Teenagers Today


Luciana Sholtens, Breaking News

It’s the last semester of high school and I still have yet to learn how to establish my place in this world.

I am 17 and I would say that I have years of experience following the rules that my parents and teachers have established; as students, to follow, listen to what the adults have to say about our world, and discredit my own thoughts and opinions when it comes to the “real world.”

Here’s the thing. Since I am almost a legal adult, I am certain that the term “legal adult’ won’t change the fact that I can’t express myself in front of adults. I have heard that teenagers can be looked down on because we are not mature, we don’t own a house and we don’t have an “actual” job.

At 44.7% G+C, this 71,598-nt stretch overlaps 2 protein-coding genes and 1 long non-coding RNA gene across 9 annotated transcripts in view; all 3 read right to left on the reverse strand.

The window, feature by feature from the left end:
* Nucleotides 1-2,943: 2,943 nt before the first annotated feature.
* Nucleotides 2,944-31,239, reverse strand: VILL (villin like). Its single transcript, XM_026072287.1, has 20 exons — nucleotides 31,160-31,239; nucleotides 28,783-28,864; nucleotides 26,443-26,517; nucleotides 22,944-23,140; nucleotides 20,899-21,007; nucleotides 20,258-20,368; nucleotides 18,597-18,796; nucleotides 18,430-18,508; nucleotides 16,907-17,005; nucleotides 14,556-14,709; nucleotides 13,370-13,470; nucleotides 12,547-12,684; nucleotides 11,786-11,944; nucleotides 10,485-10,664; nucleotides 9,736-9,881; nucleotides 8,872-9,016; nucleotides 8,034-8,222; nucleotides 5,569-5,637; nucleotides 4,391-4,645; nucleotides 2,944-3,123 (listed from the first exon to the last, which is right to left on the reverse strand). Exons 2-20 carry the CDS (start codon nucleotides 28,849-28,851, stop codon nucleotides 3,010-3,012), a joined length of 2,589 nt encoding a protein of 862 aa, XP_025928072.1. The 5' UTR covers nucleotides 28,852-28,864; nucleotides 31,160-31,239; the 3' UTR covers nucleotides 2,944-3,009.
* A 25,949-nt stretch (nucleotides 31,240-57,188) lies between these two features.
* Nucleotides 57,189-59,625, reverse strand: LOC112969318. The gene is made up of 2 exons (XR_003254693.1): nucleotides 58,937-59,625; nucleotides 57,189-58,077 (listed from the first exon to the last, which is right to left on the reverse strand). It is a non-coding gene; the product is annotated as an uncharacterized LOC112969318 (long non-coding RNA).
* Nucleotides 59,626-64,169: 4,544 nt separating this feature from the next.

As a teenager, we don’t have the thinking process that will help us when we are on our own. We don’t know any better, so we have to listen to our elders.

I believe that our community, especially in schools, should stop and listen to the ideas that some of us have. Teenagers in schools are a point of their lives where they can be creative and create themselves. By expressing themselves, they can find their voice and be heard. Whether it’s in a discussion group or on a piece of paper.

I don’t believe that we should follow the rules and wait to be recognized by our hand in the air, instead of entering into a more natural dialogue like adults do in conversation. I don’t believe that we should have to stop talking when a teacher doesn’t like what’s been said and to be told that teenagers don’t know anything when it comes to real-world issues.

I have heard from the media and my own parents that this upcoming generation of teenagers represents an age of new challenges, particularly economic and social. Teenagers today, will be the future consumers, provide economic growth and will embrace diversity.
If Generation X and Millennials don’t step up and speak up, it will be on us, Generation W, to demonstrate a sense of what this world will soon be… or could be.